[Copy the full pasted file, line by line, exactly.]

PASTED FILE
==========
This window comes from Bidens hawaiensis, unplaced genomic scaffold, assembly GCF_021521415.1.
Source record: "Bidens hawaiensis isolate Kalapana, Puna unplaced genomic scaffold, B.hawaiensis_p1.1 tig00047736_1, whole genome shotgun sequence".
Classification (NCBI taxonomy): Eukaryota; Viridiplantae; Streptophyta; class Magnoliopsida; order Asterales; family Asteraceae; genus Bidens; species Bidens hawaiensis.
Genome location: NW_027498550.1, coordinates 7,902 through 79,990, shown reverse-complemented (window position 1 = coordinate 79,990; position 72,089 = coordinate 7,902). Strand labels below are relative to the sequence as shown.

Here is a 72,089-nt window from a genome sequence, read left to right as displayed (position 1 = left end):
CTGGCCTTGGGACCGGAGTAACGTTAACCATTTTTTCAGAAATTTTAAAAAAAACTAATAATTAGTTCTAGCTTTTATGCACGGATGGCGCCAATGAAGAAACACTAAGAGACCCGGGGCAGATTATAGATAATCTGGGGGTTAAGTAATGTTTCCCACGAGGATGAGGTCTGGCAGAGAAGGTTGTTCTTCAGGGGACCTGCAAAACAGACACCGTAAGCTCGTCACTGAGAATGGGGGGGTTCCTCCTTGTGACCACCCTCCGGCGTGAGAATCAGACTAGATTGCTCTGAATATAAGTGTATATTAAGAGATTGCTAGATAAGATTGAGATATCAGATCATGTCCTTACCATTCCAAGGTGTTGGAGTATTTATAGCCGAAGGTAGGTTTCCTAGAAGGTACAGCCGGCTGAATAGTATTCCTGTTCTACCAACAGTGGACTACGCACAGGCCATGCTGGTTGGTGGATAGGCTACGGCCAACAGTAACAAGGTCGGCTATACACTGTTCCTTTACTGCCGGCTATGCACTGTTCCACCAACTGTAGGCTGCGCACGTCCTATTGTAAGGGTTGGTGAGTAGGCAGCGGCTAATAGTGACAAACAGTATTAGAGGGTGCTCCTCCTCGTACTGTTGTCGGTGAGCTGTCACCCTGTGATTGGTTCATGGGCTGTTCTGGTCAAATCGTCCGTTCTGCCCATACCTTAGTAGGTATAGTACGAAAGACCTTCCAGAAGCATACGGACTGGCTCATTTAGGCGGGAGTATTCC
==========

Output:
This window comes from Bidens hawaiensis, unplaced genomic scaffold, assembly GCF_021521415.1.
Source record: "Bidens hawaiensis isolate Kalapana, Puna unplaced genomic scaffold, B.hawaiensis_p1.1 tig00047736_1, whole genome shotgun sequence".
Classification (NCBI taxonomy): Eukaryota; Viridiplantae; Streptophyta; class Magnoliopsida; order Asterales; family Asteraceae; genus Bidens; species Bidens hawaiensis.
Genome location: NW_027498550.1, coordinates 7,902 through 79,990, shown reverse-complemented (window position 1 = coordinate 79,990; position 72,089 = coordinate 7,902). Strand labels below are relative to the sequence as shown.

Here is a 72,089-nt window from a genome sequence, read left to right as displayed (position 1 = left end):
CTGGCCTTGGGACCGGAGTAACGTTAACCATTTTTTCAGAAATTTTAAAAAAAACTAATAATTAGTTCTAGCTTTTATGCACGGATGGCGCCAATGAAGAAACACTAAGAGACCCGGGGCAGATTATAGATAATCTGGGGGTTAAGTAATGTTTCCCACGAGGATGAGGTCTGGCAGAGAAGGTTGTTCTTCAGGGGACCTGCAAAACAGACACCGTAAGCTCGTCACTGAGAATGGGGGGGTTCCTCCTTGTGACCACCCTCCGGCGTGAGAATCAGACTAGATTGCTCTGAATATAAGTGTATATTAAGAGATTGCTAGATAAGATTGAGATATCAGATCATGTCCTTACCATTCCAAGGTGTTGGAGTATTTATAGCCGAAGGTAGGTTTCCTAGAAGGTACAGCCGGCTGAATAGTATTCCTGTTCTACCAACAGTGGACTACGCACAGGCCATGCTGGTTGGTGGATAGGCTACGGCCAACAGTAACAAGGTCGGCTATACACTGTTCCTTTACTGCCGGCTATGCACTGTTCCACCAACTGTAGGCTGCGCACGTCCTATTGTAAGGGTTGGTGAGTAGGCAGCGGCTAATAGTGACAAACAGTATTAGAGGGTGCTCCTCCTCGTACTGTTGTCGGTGAGCTGTCACCCTGTGATTGGTTCATGGGCTGTTCTGGTCAAATCGTCCGTTCTGCCCATACCTTAGTAGGTATAGTACGAAAGACCTTCCAGAAGCATACGGACTGGCTCATTTAGGCGGGAGTATTCC